The 351 Books of Irma Arcuri

The 351 Books of Irma Arcuri is a rich and incredibly sensuous story about books, love, and the equations that make up our lives.

Philip Masryk is a brilliant mathematician/investment consultant who often finds himself scribbling mathematical formulas to represent the interactions and events around him. While he finds this to generally be a helpful way of viewing the world, people often become variables that are hard to predict. He's been married twice and has two ex-step-children, in whose lives he still plays a very minor role, but the only constant in his life has been his friend and lover, a book-binder named Irma Arcuri. The book opens as Philip is notified of her disappearance and the fact that she has bequeathed to him her collection of 351 books, all of which she had bound herself and a few of which she has written. No one seems to believe that Irma is actually dead, simply that she has chosen to disappear from her life and perhaps embark on some other adventure, but Philip wants to find her and believes that the secret to doing so lies within his newly inherited library.

Philip's search spans literature and continents, though many of his revelations are found within the people that make up Philip's life. The narrative goes back and forth in time, concerned not only with Philip and Irma's relationship but with Philip and Irma's individual relationships with others... such as Philip's two ex-wives, his best friend, Philip's two ex-step-children, and perhaps even a woman Philip meets in a bar after Irma has already disappeared. Philip, who has not read much of anything contained within Irma's library, selects which book to read next in a very calculated manner, believing that Irma has planned this.

The 351 Books of Irma Arcuri is clearly an homage to literature and the role it plays in our lives. Bajo chooses a very intriguing mix of titles to highlight here (including Borges, Cervantes, Camus, Sebald, and others), and makes things all the more interesting when Philip realizes that in re-binding these books, Irma may have made adjustments to the text within, too. In addition to presenting something that treats books as precious touchstones in our lives, Bajo has also captured the sensual experience surrounding literature and the intimacy of sharing stories with another. This is a very sexual book and Bajo doesn't shy away from dealing with sex quite directly. I never found it to be too ridiculous, though... just quite prevalent. (It was so very sensual, in fact, that even though I usually pass books along to my mother, I told her that this was unsuitable for parents and if she wanted a copy, she'd have to go and get one herself. My significant other, however, has already been told to move this up to the top of his list.)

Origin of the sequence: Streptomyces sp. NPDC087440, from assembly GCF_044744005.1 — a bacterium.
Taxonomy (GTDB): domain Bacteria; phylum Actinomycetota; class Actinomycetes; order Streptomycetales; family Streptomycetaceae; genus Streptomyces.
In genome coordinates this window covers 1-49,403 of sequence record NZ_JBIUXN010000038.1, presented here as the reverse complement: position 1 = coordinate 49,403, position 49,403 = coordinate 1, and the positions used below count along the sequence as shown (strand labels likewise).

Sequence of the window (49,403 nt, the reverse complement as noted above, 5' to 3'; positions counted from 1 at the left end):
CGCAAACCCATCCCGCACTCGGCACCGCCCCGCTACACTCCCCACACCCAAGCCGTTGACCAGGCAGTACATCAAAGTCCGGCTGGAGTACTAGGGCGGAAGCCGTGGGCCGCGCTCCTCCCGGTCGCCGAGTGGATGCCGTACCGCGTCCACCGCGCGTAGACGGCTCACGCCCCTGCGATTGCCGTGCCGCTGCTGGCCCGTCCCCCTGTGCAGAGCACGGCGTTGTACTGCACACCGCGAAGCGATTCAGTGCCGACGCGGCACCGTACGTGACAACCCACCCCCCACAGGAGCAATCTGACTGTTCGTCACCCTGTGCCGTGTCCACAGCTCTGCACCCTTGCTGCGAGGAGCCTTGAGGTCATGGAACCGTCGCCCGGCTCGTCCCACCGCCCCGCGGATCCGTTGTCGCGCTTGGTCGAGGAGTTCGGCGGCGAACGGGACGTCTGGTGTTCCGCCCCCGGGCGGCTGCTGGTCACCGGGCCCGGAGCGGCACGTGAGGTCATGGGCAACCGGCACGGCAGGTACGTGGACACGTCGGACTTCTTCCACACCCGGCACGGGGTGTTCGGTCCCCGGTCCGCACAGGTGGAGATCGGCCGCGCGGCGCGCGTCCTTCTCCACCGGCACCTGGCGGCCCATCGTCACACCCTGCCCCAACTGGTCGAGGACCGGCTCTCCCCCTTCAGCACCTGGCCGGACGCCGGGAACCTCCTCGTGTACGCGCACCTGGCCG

For a true book lover, it's hard to not find something deeply seductive about the allure of books. And when you add a beautiful and sexy woman into the mix... well... let's just say that I would have crumbled just as easily as any other of Irma's conquests. There are some truly beautiful passages and ideas being expressed... in addition to the steamy sex scenes mentioned above. There were a few flaws within the narrative and I'm not entirely sure that the ending left me satisfied, but as I believe this is Bajo's first novel, I consider myself quite impressed. Selections from Philip's reading have the habit of flowing into the text without too much notation, so the reader must keep on his or her toes to understand just which writer is responsible for what he/she is reading. There were moments when it came to Philip's relationship with his ex-step-children where I wasn't convinced of the storyline's necessity, or at least of its prominence, but nothing too severe. The only thing that truly irked me with this book was the fact that nearly all of the characters in the novel are runners... and Philip seems to run so often that I was convinced his heart would burst. Is it possible for someone to run that often every day and still stand? Let alone participate in all those sex scenes? Sure, he was raised by steeplechaser parents, but even so! I felt like quite a sedentary creature as Philip sprinted through towns in multiple countries, no matter his occasional complaints about getting older. It seemed excessive.

On the whole, I loved this novel -- when you find yourself as a reader being seduced by the main characters, it's hard not to connect with it. If you're looking for a luscious read and you're up to being challenged by a twisting and turning storyline, then I sincerely recommend a comfy chair beside a fire, a glass of wine, and this novel. You'll find it to be a pleasurable experience.

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